Monday, November 03, 2008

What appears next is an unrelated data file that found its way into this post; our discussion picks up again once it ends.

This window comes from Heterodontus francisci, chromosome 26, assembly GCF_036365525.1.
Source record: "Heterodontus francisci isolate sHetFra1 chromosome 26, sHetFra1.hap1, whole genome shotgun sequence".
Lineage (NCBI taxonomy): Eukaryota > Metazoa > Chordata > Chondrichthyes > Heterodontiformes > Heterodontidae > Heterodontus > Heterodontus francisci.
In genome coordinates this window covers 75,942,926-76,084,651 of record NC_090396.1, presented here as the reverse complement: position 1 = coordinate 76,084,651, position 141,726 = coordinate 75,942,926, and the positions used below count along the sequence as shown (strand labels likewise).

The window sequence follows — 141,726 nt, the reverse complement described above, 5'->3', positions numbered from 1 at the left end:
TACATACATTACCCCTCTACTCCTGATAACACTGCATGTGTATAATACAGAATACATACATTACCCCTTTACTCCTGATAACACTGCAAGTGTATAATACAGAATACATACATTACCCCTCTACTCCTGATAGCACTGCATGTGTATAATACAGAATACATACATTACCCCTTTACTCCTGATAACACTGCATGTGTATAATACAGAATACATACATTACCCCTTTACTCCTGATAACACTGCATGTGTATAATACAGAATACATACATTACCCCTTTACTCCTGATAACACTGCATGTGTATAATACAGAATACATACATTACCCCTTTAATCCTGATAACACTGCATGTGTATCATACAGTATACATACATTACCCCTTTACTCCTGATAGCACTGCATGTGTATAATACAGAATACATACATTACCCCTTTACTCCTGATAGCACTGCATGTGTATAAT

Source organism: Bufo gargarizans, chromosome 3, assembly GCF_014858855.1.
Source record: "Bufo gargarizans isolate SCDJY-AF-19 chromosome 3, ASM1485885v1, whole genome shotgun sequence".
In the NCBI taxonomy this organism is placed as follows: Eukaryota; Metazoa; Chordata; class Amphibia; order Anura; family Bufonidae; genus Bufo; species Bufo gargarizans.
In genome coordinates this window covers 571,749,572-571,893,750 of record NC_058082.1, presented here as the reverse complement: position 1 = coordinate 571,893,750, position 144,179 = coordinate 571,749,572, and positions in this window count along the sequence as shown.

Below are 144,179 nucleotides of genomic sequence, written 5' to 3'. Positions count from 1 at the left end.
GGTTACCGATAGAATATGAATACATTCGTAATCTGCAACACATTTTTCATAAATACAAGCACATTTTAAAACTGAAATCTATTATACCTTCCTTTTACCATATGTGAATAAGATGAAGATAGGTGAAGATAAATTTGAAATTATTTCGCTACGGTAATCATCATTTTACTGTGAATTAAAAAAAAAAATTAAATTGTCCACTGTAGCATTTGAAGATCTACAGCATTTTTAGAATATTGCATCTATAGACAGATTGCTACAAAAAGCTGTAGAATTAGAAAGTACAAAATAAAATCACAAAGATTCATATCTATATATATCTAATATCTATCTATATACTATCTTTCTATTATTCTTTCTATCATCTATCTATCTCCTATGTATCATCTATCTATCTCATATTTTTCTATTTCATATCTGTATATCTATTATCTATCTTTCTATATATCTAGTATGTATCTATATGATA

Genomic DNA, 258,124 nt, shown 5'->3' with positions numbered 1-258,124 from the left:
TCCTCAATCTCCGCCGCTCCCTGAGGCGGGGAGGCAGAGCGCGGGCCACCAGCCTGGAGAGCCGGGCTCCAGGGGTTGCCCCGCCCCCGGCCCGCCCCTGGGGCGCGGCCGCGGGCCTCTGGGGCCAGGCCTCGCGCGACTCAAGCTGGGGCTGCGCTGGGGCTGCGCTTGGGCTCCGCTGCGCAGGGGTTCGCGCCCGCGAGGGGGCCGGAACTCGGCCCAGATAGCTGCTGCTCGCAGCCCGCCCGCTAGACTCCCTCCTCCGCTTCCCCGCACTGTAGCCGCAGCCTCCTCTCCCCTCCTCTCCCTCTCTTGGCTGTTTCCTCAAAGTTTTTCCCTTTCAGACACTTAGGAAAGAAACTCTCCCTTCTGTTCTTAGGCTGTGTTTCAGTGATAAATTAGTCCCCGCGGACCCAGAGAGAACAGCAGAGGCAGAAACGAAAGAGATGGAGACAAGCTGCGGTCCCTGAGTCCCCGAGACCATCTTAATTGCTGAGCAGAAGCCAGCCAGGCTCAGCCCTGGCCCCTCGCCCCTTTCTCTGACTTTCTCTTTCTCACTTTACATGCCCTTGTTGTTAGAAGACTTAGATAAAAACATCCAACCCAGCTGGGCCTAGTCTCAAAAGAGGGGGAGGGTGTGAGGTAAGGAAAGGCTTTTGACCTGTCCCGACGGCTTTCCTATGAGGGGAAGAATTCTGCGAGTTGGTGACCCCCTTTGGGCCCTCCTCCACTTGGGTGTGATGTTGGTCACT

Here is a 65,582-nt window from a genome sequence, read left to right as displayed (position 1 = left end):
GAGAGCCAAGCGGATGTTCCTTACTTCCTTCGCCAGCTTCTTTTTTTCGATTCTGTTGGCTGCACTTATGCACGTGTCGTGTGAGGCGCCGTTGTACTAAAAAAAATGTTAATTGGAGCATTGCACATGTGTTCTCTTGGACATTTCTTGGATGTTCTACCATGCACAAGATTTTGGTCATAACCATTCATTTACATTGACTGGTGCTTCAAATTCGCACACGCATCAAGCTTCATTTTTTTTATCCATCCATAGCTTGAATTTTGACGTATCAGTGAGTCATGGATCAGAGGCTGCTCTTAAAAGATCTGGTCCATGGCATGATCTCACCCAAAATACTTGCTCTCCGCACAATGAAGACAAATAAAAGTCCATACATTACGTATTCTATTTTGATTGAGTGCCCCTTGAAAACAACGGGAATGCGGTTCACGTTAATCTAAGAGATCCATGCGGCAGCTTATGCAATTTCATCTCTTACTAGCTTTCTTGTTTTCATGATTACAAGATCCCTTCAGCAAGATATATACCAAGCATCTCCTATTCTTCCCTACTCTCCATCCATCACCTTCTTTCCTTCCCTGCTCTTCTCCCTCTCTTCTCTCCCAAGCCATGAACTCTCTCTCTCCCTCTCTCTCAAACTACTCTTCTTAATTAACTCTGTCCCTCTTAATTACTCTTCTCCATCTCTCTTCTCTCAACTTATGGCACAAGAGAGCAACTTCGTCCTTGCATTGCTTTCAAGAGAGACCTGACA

The wreck of a 19th-century ship, built in Oswego, has been found on the bottom of Lake Erie. The Riverside, a 133-foot schooner, built in Oswego in 1870, was found by divers searching the lake about 25 miles north of Cleveland, said Chris Gillcrist, executive director of the Inland Seas Maritime Museum in Vermilion, Ohio. The discovery by the Cleveland Underwater Explorers was announced Thursday. The ship was lost during a storm Oct. 13, 1893, killing its crew of seven. "It left Kelleys Island with a load of stone and was heading for Tonawanda (N.Y.) when it encountered the remnants of an unnamed hurricane. Fifteen to 20 ships sank that day. It was really a bad storm," Gillcrist said. Located in western Lake Erie off Sandusky, Kelleys Island was the site of a limestone quarry. The Riverside was carrying 670 tons of stone when it sank."Newspaper accounts at the time said the masts were sticking out of the water and clothing was tied to the masts, indicating that the crew managed to tie themselves to the masts, but they were washed away," Gillcrist said, adding that reports of shipwrecks at that time tended to be sensational. Also lost in the sinking were another ship's captain and his new wife who were on their honeymoon, Gillcrist said. The ship, which primarily sailed on Lake Erie, was first discovered by divers in the 1980s, Gillcrist said. "But they didn't know what it was," Gillcrist said. When the Riverside was rediscovered, divers found the ship sitting upright with its rigging hardware and other items still in place. Oswego was a major port and Great Lakes shipbuilding center in the 19th century. When it was built, the Riverside had two masts. A third mast was added in 1884. "It's in remarkably good condition," Gillcrist said.